Influencing Return Expectations
Although mitigating risk is important, valuation will ultimately be influenced by each buyer’s expectation of the future financial performance (either on a stand-alone basis or in a business combination with its own operations). Therefore, another key purpose of management presentations is to bring to life future business opportunities. While it would seem to make sense to have the CFO handle the financial portion of the presentation, particularly when it comes to the forecast, prospective buyers really want to hear from the operating managers, listening closely to ascertain how they evaluate the economics of the business and its opportunities. The more articulate that managers can be about economic decisions and financial performance, future plans appear more “real” and will more likely be taken into consideration in a buyer’s ultimate value determination.
Management presentations are an opportunity to showcase the capabilities of each member of the management team and finding a role for each serves to highlight the company’s bench strength. It is critical for buyers to see that all managers are pulling on the same oar. There should be no contradictions and no controversy. Give credit where it is due, and don’t criticize! The presentation should not only demonstrate that managers actually comprise a “team”, but also offer a glimpse into the culture of the business. Bear in mind that, at some point, the buyers will likely have the opportunity to talk to managers individually, so it is important that these behaviors are genuine and that the information is consistent.
Practice, Practice, Practice
A well-executed management presentation can make millions of dollars of difference. When that kind of money is at stake, it pays to practice. Practice once, then practice again, and practice more until it feels comfortable. During those practice sessions, the investment banker will play the role of the buyer, asking difficult questions, critiquing the responses and offering suggestions for improvement. Among the suggestions we routinely offer are that managers should remember that the answer to nearly every question has an implication with regard to risk or return. Because buyers will always be filtering the discussion into the impact on value, take a moment to think about the value implication of each answer. The quickest answer is not always the best. Answers of fact are often better for a later follow up unless the facts are known with certainty.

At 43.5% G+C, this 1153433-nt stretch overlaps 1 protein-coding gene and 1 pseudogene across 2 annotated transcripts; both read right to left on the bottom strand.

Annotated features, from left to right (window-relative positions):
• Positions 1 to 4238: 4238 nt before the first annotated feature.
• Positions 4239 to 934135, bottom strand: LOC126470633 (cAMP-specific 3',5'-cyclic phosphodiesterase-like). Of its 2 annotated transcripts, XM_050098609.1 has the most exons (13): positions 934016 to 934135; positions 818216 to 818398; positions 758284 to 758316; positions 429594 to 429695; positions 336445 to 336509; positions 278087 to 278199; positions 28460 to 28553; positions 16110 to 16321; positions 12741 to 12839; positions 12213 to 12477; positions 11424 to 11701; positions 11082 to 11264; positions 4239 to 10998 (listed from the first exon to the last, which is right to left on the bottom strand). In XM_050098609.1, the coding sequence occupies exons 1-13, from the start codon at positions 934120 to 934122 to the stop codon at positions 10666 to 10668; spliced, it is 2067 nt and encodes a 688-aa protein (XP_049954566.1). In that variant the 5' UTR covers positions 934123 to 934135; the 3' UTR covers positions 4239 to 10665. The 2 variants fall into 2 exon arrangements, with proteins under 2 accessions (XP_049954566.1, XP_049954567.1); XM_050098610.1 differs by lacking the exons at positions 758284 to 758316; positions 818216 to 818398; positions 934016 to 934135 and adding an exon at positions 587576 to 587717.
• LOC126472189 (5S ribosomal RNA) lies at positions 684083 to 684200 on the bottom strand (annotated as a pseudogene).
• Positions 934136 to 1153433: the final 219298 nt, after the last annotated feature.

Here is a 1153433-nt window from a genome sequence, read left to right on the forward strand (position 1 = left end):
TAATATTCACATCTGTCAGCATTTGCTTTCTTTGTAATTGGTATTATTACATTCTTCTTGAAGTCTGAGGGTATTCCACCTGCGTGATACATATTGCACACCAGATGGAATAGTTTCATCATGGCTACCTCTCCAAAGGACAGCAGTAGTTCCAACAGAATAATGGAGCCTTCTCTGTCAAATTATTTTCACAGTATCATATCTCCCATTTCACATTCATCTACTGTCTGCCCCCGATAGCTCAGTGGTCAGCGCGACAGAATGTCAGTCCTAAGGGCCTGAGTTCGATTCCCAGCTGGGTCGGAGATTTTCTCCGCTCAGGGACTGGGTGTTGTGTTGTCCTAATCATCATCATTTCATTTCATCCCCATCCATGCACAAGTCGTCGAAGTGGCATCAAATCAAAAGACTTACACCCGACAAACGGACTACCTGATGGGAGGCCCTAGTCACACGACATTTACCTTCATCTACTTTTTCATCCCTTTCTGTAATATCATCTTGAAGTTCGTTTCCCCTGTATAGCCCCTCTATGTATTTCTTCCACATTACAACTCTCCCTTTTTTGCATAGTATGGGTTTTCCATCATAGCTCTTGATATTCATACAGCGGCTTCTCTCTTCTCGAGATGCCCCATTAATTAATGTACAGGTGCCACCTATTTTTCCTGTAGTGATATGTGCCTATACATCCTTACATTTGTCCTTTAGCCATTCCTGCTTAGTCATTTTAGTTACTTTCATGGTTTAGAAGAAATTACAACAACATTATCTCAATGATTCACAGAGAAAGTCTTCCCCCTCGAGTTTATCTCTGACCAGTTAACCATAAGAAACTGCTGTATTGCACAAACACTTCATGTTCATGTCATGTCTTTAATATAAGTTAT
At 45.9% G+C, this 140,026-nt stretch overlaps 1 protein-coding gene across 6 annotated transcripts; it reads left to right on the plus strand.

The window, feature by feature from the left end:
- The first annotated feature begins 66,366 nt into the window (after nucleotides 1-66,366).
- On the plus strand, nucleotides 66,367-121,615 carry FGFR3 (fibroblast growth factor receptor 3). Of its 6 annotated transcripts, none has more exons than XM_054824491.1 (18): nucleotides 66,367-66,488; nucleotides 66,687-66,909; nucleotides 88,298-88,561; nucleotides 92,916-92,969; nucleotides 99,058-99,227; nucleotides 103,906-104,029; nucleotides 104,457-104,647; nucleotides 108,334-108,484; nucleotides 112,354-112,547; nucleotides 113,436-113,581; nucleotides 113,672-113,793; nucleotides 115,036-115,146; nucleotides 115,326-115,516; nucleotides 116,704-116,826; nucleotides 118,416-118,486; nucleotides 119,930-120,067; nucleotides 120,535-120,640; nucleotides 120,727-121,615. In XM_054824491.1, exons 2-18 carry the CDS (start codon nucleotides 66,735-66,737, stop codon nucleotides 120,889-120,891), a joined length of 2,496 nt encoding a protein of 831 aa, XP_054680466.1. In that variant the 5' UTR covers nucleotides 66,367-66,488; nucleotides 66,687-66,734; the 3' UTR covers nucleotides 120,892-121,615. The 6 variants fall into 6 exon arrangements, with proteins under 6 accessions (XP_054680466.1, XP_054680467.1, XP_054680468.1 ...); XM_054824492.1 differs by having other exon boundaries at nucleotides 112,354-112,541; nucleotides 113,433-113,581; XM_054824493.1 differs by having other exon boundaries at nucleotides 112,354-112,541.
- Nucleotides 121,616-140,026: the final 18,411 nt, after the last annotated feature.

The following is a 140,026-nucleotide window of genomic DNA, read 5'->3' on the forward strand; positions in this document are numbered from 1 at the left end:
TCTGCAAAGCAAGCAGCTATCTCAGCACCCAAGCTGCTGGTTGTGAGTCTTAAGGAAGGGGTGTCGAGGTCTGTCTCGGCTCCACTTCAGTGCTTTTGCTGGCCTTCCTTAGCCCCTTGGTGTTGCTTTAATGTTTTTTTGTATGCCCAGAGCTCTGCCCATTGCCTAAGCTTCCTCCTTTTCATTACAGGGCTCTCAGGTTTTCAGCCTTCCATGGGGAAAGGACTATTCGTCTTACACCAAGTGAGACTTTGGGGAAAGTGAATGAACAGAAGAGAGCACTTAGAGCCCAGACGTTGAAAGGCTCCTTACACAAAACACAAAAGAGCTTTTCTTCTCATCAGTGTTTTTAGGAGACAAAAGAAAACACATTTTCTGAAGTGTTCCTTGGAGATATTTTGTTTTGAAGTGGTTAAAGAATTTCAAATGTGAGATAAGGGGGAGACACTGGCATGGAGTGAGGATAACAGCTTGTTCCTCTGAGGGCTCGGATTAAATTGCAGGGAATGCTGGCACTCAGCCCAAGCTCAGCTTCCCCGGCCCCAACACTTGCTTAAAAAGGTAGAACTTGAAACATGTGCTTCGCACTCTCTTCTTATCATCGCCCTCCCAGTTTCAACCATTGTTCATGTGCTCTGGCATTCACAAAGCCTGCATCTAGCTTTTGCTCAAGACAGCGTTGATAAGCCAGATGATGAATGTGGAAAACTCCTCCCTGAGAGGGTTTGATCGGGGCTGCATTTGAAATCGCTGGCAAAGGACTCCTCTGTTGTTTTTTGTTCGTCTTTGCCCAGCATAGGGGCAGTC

The best presentations are market and operations focused, as it is there that the real value is determined. Buyers want to understand how managers think about the business, make decisions, and work as a team. They are interested in the strategic direction and why that direction has been chosen. A slight degree of optimism is appropriate, but don’t sugarcoat the business risks. The numbers are important, but rarely is the management presentation the best venue for detailed financial analysis. If a good job is done in the management presentation, a follow on meeting to discuss financial details can be convened. The management presentation also offers an opportunity for company managers to build a personal connection with decision maker(s) on the buyer’s side. This connection can be quite useful if negotiations become entrenched. Buyers that come away from a management presentation with a favorable impression are more likely to stretch the elements of their acquisition proposal when needed to clinch the deal.